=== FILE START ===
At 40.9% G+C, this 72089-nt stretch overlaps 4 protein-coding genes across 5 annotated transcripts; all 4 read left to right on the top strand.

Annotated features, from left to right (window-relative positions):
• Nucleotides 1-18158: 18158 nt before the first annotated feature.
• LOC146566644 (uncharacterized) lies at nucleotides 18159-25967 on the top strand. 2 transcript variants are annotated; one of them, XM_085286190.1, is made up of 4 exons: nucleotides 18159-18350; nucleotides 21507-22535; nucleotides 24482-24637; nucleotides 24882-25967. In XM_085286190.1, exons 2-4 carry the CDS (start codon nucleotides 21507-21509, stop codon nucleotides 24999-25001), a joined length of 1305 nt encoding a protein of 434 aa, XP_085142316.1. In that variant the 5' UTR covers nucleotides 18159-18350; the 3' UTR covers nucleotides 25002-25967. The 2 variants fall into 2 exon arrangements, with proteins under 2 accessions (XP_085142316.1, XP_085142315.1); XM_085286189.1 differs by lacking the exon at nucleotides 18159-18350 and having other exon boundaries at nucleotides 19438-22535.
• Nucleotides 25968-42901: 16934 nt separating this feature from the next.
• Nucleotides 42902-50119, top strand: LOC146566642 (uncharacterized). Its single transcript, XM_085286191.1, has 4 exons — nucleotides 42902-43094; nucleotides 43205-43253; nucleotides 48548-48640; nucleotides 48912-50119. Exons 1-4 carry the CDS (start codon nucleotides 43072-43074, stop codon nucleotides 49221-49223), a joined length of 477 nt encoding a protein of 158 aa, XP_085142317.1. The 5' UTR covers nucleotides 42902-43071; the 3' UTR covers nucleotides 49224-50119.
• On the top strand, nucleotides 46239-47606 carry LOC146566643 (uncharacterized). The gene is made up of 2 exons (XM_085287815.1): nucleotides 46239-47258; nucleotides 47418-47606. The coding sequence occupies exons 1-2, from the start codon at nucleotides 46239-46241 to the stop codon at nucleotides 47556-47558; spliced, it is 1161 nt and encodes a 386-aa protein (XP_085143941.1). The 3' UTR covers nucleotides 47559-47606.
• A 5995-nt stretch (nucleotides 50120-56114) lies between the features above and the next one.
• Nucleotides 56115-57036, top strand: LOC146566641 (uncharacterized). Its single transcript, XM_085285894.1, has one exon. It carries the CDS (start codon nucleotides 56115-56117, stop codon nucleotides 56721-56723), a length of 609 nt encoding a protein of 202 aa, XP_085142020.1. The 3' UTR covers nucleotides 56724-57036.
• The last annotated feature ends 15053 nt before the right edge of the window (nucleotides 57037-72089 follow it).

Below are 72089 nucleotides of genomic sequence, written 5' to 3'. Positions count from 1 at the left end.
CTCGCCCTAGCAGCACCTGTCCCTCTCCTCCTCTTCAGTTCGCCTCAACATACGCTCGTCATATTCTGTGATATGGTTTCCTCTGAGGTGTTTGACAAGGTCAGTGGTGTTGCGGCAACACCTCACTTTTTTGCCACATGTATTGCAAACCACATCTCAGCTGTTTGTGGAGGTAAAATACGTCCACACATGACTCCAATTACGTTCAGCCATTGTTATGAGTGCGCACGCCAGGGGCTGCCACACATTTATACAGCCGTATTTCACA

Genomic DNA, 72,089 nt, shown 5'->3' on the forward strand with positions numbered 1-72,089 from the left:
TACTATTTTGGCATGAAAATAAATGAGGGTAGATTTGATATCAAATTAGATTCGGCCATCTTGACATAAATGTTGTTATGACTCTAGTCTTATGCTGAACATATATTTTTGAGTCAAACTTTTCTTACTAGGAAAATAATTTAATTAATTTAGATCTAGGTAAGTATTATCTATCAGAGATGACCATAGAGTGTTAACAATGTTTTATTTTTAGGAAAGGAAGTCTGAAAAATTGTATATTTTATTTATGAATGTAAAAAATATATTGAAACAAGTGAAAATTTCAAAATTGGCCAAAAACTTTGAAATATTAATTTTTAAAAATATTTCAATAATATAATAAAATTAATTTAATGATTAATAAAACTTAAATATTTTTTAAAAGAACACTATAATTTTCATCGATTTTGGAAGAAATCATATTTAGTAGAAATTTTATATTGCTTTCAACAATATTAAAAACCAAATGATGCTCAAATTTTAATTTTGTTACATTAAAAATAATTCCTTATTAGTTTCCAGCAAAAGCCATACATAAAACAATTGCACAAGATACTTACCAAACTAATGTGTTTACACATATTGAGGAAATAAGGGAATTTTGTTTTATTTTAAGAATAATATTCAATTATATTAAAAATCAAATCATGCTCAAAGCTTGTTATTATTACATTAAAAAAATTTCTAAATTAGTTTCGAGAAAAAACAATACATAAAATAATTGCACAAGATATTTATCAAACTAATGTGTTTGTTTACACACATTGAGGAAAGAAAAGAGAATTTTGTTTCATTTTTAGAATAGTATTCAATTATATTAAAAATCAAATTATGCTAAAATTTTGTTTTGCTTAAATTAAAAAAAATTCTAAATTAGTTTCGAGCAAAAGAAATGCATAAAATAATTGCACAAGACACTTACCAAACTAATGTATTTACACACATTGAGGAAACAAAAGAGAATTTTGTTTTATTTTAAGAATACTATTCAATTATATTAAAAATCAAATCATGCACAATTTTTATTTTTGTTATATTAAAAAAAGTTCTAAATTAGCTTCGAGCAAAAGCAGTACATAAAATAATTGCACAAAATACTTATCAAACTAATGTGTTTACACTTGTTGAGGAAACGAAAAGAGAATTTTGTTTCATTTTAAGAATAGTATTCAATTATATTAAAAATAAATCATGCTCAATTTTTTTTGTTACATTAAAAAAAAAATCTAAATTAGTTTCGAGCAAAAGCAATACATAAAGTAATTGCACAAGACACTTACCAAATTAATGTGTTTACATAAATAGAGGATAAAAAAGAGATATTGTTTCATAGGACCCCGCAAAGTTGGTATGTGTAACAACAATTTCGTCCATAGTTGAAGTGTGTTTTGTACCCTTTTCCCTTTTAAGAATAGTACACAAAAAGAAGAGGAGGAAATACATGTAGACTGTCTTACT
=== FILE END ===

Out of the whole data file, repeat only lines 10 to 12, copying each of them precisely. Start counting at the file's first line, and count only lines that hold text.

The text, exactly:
• The last annotated feature ends 15053 nt before the right edge of the window (nucleotides 57037-72089 follow it).

Below are 72089 nucleotides of genomic sequence, written 5' to 3'. Positions count from 1 at the left end.
CTCGCCCTAGCAGCACCTGTCCCTCTCCTCCTCTTCAGTTCGCCTCAACATACGCTCGTCATATTCTGTGATATGGTTTCCTCTGAGGTGTTTGACAAGGTCAGTGGTGTTGCGGCAACACCTCACTTTTTTGCCACATGTATTGCAAACCACATCTCAGCTGTTTGTGGAGGTAAAATACGTCCACACATGACTCCAATTACGTTCAGCCATTGTTATGAGTGCGCACGCCAGGGGCTGCCACACATTTATACAGCCGTATTTCACA